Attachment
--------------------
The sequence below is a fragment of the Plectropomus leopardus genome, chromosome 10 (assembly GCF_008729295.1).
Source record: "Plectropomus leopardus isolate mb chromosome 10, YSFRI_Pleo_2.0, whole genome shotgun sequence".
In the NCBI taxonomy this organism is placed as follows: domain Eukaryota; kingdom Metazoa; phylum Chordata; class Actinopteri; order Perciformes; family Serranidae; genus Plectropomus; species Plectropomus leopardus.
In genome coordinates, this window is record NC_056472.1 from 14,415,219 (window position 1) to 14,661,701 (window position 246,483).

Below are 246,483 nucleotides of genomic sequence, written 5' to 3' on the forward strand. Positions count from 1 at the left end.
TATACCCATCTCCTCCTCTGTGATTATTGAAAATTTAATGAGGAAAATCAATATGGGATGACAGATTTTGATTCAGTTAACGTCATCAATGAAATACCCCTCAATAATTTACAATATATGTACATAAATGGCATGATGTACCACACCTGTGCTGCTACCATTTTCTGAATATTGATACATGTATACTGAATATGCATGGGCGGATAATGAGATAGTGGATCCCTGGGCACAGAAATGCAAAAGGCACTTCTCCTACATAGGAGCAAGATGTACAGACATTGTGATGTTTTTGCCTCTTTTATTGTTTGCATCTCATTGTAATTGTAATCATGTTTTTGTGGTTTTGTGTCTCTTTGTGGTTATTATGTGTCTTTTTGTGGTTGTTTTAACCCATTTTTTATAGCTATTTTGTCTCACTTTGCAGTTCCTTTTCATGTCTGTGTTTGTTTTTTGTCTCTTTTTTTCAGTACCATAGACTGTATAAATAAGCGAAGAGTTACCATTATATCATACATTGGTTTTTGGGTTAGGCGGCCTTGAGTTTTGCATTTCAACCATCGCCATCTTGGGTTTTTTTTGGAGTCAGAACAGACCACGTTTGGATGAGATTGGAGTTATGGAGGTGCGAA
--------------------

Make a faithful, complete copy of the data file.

The sequence below is a fragment of the Plectropomus leopardus genome, chromosome 10 (assembly GCF_008729295.1).
Source record: "Plectropomus leopardus isolate mb chromosome 10, YSFRI_Pleo_2.0, whole genome shotgun sequence".
In the NCBI taxonomy this organism is placed as follows: domain Eukaryota; kingdom Metazoa; phylum Chordata; class Actinopteri; order Perciformes; family Serranidae; genus Plectropomus; species Plectropomus leopardus.
In genome coordinates, this window is record NC_056472.1 from 14,415,219 (window position 1) to 14,661,701 (window position 246,483).

Below are 246,483 nucleotides of genomic sequence, written 5' to 3' on the forward strand. Positions count from 1 at the left end.
TATACCCATCTCCTCCTCTGTGATTATTGAAAATTTAATGAGGAAAATCAATATGGGATGACAGATTTTGATTCAGTTAACGTCATCAATGAAATACCCCTCAATAATTTACAATATATGTACATAAATGGCATGATGTACCACACCTGTGCTGCTACCATTTTCTGAATATTGATACATGTATACTGAATATGCATGGGCGGATAATGAGATAGTGGATCCCTGGGCACAGAAATGCAAAAGGCACTTCTCCTACATAGGAGCAAGATGTACAGACATTGTGATGTTTTTGCCTCTTTTATTGTTTGCATCTCATTGTAATTGTAATCATGTTTTTGTGGTTTTGTGTCTCTTTGTGGTTATTATGTGTCTTTTTGTGGTTGTTTTAACCCATTTTTTATAGCTATTTTGTCTCACTTTGCAGTTCCTTTTCATGTCTGTGTTTGTTTTTTGTCTCTTTTTTTCAGTACCATAGACTGTATAAATAAGCGAAGAGTTACCATTATATCATACATTGGTTTTTGGGTTAGGCGGCCTTGAGTTTTGCATTTCAACCATCGCCATCTTGGGTTTTTTTTGGAGTCAGAACAGACCACGTTTGGATGAGATTGGAGTTATGGAGGTGCGAA